SUMMARY: The Supreme Court ended a dramatic session with high-profile rulings on three issues: how the EPA regulates air pollution, how to map voting lines and the death penalty by lethal injection. Judy Woodruff learns more from Marcia Coyle of The National Law Journal.
JUDY WOODRUFF (NewsHour): The U.S. Supreme Court closed out a dramatic session today with three more high-profile decisions. The latest rulings touched on how the Environmental Protection Agency regulates our air, how to map voting lines and how states carry out the death penalty.
Justices also put on hold a Texas law that was set to close a number of clinics that perform abortions in the state this week.
And joining me to discuss it all is our hardworking court expert, Marcia Coyle, with “The National Law Journal.”
No shortage. They went out — they’re going out with a bang. Let’s put it that way.
MARCIA COYLE, The National Law Journal: They absolutely are, Judy.
JUDY WOODRUFF: So, let’s start with this Texas decision. This was an emergency appeal that the court granted this afternoon to block the state of Texas from immediately imposing these stricter regulations on abortion clinics. What was happening here?
MARCIA COYLE: Right.
A lower federal court had ruled against the Whole Women’s Health clinic and other abortion clinics in Texas in their challenge to the Texas law, which requires the clinic to meet all the standards of ambulatory surgical facilities, which the clinics claim they are not, and also that their physicians have admitting privileges at hospitals within 30 miles of the clinic.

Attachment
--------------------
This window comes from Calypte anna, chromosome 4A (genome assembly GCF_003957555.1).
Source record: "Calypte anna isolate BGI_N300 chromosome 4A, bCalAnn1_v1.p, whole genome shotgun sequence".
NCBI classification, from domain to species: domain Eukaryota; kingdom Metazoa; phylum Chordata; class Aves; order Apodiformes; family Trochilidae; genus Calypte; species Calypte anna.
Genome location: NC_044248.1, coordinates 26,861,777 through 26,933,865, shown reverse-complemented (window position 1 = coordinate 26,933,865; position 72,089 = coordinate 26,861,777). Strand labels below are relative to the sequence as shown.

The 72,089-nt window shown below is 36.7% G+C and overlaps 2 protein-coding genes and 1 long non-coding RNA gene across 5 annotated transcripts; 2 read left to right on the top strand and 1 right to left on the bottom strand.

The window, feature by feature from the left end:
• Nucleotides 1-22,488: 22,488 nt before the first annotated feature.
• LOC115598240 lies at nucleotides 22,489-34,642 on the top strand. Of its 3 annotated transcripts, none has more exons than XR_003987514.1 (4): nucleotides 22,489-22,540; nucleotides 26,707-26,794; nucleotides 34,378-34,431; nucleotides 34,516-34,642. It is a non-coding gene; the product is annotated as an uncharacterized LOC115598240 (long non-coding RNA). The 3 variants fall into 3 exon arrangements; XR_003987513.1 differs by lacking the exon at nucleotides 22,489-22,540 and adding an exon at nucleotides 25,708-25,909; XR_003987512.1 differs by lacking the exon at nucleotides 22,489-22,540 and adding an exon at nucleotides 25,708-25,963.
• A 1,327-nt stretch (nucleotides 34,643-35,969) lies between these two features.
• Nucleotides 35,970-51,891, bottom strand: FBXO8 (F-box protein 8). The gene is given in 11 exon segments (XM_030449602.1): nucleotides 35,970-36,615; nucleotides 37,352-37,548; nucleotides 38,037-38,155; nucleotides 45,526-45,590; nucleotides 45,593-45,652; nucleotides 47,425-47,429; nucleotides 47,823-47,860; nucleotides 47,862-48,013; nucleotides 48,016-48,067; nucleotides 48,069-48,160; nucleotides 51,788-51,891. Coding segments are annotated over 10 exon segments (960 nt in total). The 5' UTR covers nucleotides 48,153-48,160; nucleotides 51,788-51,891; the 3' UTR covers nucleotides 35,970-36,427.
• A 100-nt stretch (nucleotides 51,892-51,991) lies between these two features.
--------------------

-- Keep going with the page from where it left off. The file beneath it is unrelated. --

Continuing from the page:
This is a temporary delay to allow the clinics to file what we call a petition for cert, their appeal of that lower court decision. Four justices would have allowed the lower court’s decision to go into effect immediately, the Chief Justice and Justices Scalia, Thomas and Alito.
July 1 was the deadline. That’s when the lower court decision was to take effect. So, it’s now on hold. The appeals by the clinics have not yet been filed in the Supreme Court.
"What the Supreme Court’s mercury ruling means for the EPA" PBS NewsHour 6/29/2015
SUMMARY: The Supreme Court ruled against the Environmental Protection Agency in a case on how federal regulators set limits on mercury emitted from power plants, finding that the EPA failed to take economic costs into account. Jeffrey Brown examines the implications with Dr. Lynn Goldman of the George Washington University and Jeffrey Holmstead of Environmental Strategies Group.